By this stage, Bend is used to being on top-10 lists, top-five lists and much more when it comes to analyses of the fastest-growing cities in the nation. Less frequently, however, do we get to quantify how that growth is impacting quality of life.
Most in Central Oregon have heard the tales of little ol' Bend from back in the day, where everyone knew everyone, traffic was chill and everyone who wanted a place to live could find one. Longtime residents often lament about what's been lost over the years of explosive growth in Central Oregon—and while this once-small town has grown into a full-fledged small city, complete with luxury car dealers and high-end outdoor brands galore, the growing pains can involve more than just the loss of small-town charm.
If you're tracking the rise of inflation across the nation in the midst of the ongoing pandemic, then you might know as well that here in Bend, inflation is hitting us more than most. A recent study of data from the U.S. Bureau of Economic Analysis' Regional Price Parities Dataset, released by the company Filterbuy this month, revealed that among small cities in the U.S., Bend saw the fourth-fastest increase in cost of living over the past 10 years.
According to the analysis, Bend's cost of living went up 22.5% from the years 2010 to 2020, only slightly behind the other top-three small cities on the list, which included Albany-Lebanon, Ore. (+23.2%), Kennewick-Richland, Wash. (22.8%) and Wenatchee, Wash. (22.5%). When combining all the cities in the analysis—small, midsize and large, Bend ranked sixth overall in increased costs of living.
Put in context, however, the rise is not quite as stark. Compared to the average rise in cost of living across the nation, Bend's cost of living is only 2.2% above the average. Portland-Vancouver-Hillsboro—which ranked #8 on the overall list of cities, saw its overall cost of living increase by 5.7% over average, or a 22% overall increase from 2010 to 2020. Compared to average, Bend's cost of goods went up 3.8%, while its cost of housing, compared to average, went up 5%. For all West Coast cities on the lists, the cost of utilities went down—in Bend, it was a 9.5% decrease compared to average.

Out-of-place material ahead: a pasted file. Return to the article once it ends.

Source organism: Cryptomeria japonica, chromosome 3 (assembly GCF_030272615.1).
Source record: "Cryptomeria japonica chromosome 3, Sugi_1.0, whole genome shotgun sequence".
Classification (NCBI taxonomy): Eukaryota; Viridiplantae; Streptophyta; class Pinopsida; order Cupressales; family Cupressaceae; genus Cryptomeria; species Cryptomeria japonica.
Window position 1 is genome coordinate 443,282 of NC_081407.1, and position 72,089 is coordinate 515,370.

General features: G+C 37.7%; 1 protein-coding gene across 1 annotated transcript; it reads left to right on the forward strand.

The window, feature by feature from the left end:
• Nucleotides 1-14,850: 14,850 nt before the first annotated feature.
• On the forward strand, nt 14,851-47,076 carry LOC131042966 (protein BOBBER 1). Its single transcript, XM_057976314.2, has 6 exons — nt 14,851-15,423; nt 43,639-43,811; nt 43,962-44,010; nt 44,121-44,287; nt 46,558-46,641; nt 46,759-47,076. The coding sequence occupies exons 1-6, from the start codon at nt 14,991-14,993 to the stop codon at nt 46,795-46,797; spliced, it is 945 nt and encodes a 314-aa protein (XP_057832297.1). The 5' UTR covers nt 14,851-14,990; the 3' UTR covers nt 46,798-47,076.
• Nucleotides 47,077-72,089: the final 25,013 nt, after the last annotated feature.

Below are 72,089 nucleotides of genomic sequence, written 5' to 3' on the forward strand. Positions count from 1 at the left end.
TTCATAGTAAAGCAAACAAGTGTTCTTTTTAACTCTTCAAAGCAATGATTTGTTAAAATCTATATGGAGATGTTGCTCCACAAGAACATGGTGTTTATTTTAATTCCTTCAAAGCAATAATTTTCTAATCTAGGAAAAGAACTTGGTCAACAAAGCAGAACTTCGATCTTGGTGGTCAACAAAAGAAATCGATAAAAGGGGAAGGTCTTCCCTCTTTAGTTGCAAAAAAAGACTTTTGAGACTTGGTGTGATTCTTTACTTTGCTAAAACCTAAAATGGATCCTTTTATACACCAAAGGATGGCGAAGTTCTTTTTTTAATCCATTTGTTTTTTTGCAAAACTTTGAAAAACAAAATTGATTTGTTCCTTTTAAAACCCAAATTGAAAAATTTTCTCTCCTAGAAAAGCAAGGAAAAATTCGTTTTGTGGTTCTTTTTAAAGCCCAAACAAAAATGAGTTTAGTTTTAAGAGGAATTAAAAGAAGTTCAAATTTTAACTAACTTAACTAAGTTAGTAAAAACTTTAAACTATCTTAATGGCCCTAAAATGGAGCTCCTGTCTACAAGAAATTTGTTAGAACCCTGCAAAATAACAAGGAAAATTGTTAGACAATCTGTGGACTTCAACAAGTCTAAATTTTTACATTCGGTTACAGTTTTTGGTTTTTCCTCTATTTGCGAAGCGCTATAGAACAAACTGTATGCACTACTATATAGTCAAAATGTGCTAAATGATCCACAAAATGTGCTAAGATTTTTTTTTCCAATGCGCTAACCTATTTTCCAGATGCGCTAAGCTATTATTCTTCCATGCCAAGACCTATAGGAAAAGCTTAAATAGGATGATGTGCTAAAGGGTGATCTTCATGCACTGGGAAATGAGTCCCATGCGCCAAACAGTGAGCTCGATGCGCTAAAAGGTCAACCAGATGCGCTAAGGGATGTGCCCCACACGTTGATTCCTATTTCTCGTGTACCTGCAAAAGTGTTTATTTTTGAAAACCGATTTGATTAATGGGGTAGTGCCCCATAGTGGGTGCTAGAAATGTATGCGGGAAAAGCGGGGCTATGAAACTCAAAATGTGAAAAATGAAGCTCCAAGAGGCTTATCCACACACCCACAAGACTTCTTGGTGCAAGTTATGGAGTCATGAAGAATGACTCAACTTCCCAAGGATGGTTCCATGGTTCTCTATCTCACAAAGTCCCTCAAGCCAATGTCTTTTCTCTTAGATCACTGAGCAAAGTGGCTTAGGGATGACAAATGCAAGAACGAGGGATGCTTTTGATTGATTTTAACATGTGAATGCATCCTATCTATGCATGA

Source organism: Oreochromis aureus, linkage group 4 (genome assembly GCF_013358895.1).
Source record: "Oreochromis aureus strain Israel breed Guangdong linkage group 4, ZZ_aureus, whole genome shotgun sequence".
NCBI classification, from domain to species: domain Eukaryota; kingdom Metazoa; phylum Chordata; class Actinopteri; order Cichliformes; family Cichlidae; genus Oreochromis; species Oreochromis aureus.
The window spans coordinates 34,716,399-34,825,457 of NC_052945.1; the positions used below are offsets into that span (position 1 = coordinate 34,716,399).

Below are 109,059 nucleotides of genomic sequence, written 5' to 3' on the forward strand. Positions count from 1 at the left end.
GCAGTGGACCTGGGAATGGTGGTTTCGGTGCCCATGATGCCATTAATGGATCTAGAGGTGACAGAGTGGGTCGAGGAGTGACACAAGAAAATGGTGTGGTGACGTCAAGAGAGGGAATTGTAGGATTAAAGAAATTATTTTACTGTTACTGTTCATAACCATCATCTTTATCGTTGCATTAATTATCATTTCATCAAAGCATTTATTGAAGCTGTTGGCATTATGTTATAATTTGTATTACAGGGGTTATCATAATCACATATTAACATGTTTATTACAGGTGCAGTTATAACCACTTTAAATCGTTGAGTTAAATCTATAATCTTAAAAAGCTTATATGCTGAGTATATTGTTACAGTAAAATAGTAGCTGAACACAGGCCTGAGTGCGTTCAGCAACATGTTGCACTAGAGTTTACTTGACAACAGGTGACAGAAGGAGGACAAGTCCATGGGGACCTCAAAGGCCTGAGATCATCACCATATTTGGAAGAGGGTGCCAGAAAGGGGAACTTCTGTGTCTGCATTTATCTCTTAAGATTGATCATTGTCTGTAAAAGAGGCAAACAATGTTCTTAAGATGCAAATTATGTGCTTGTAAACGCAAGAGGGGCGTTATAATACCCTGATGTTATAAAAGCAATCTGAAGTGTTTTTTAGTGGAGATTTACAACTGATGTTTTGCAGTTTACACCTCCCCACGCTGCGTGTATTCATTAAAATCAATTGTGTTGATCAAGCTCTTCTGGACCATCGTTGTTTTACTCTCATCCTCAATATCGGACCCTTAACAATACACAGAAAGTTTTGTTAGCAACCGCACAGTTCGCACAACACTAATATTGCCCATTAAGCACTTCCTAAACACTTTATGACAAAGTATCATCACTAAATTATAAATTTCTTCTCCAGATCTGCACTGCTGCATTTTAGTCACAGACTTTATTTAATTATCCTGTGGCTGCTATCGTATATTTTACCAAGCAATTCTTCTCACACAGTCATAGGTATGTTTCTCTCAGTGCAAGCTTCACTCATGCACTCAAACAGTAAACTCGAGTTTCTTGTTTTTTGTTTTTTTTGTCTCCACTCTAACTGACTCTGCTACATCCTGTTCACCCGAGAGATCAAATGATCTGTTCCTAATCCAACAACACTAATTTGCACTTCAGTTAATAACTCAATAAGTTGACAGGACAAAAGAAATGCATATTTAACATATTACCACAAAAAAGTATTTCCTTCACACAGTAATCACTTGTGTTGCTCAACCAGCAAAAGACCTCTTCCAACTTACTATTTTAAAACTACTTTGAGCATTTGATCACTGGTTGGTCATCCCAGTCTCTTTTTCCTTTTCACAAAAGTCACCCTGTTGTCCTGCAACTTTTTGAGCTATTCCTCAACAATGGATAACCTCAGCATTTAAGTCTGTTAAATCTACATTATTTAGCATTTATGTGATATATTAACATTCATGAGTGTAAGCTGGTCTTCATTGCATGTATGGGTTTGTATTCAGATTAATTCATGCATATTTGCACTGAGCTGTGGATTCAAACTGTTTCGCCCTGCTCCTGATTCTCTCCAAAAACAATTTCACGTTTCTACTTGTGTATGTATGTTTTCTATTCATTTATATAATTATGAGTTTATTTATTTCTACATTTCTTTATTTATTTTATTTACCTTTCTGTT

Somewhat ironically, Bend's rise to a population of roughly 100,000 made it eligible to be on this list; according to the authors of the analysis, a city had to have over 100,000 people to be included.
While the data is far from surprising to those who live here, that data can be helpful to understand what policies need to change or which ones may be working. Oregon ushered in new rent control guardrails in 2019—which, while being ushered in only at the end of the 2010-2020 study period, may help tamp down prices in what is an increasingly high-priced market. When we look at the fact that even while costs of living increased, our utility costs were stable and even going down, it can help us understand the effects of our state's commitment to renewable power—representing roughly 62% of the power generated in Oregon as of 2019—are having on the amount we pay. (By comparison, the U.S. overall generated just 17.7% of its power from renewable sources. According to the World Economic Forum, renewables were the world's cheapest source of power in 2020.)
Every time Bend gets placed on a top-10 list, eyes will roll. Heads will shake with how overwhelming the force of the growth and yet, if we can connect these numbers with tangible policy initiatives that are working, we can make changes to retain the values that have made this region attractive.